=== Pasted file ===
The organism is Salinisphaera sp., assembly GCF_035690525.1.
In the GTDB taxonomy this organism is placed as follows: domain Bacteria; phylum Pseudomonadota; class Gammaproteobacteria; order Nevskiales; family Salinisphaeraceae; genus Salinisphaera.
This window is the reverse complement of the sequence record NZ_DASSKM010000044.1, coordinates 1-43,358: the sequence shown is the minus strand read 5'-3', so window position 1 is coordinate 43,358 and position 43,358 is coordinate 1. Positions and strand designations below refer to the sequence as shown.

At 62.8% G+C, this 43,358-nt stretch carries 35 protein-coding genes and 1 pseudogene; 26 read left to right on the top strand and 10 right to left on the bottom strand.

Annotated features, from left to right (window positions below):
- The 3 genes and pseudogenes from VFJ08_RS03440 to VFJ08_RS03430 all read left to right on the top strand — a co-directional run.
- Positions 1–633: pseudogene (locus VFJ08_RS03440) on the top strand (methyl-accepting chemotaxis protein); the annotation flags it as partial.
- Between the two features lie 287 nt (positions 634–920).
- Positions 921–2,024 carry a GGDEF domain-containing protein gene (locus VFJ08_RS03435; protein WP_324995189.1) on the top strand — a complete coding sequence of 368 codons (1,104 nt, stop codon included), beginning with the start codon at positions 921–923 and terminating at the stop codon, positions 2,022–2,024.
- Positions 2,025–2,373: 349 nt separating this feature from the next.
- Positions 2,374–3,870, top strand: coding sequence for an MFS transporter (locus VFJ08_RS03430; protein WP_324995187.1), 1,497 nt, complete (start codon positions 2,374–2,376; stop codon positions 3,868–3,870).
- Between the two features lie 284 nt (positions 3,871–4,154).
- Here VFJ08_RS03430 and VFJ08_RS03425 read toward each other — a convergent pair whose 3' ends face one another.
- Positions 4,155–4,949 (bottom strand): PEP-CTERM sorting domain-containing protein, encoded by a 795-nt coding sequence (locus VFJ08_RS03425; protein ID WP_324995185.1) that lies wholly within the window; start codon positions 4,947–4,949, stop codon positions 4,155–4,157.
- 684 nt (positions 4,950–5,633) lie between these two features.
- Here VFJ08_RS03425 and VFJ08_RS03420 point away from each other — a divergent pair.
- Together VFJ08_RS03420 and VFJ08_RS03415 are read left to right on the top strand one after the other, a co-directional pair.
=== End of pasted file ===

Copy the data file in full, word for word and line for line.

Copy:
The organism is Salinisphaera sp., assembly GCF_035690525.1.
In the GTDB taxonomy this organism is placed as follows: domain Bacteria; phylum Pseudomonadota; class Gammaproteobacteria; order Nevskiales; family Salinisphaeraceae; genus Salinisphaera.
This window is the reverse complement of the sequence record NZ_DASSKM010000044.1, coordinates 1-43,358: the sequence shown is the minus strand read 5'-3', so window position 1 is coordinate 43,358 and position 43,358 is coordinate 1. Positions and strand designations below refer to the sequence as shown.

At 62.8% G+C, this 43,358-nt stretch carries 35 protein-coding genes and 1 pseudogene; 26 read left to right on the top strand and 10 right to left on the bottom strand.

Annotated features, from left to right (window positions below):
- The 3 genes and pseudogenes from VFJ08_RS03440 to VFJ08_RS03430 all read left to right on the top strand — a co-directional run.
- Positions 1–633: pseudogene (locus VFJ08_RS03440) on the top strand (methyl-accepting chemotaxis protein); the annotation flags it as partial.
- Between the two features lie 287 nt (positions 634–920).
- Positions 921–2,024 carry a GGDEF domain-containing protein gene (locus VFJ08_RS03435; protein WP_324995189.1) on the top strand — a complete coding sequence of 368 codons (1,104 nt, stop codon included), beginning with the start codon at positions 921–923 and terminating at the stop codon, positions 2,022–2,024.
- Positions 2,025–2,373: 349 nt separating this feature from the next.
- Positions 2,374–3,870, top strand: coding sequence for an MFS transporter (locus VFJ08_RS03430; protein WP_324995187.1), 1,497 nt, complete (start codon positions 2,374–2,376; stop codon positions 3,868–3,870).
- Between the two features lie 284 nt (positions 3,871–4,154).
- Here VFJ08_RS03430 and VFJ08_RS03425 read toward each other — a convergent pair whose 3' ends face one another.
- Positions 4,155–4,949 (bottom strand): PEP-CTERM sorting domain-containing protein, encoded by a 795-nt coding sequence (locus VFJ08_RS03425; protein ID WP_324995185.1) that lies wholly within the window; start codon positions 4,947–4,949, stop codon positions 4,155–4,157.
- 684 nt (positions 4,950–5,633) lie between these two features.
- Here VFJ08_RS03425 and VFJ08_RS03420 point away from each other — a divergent pair.
- Together VFJ08_RS03420 and VFJ08_RS03415 are read left to right on the top strand one after the other, a co-directional pair.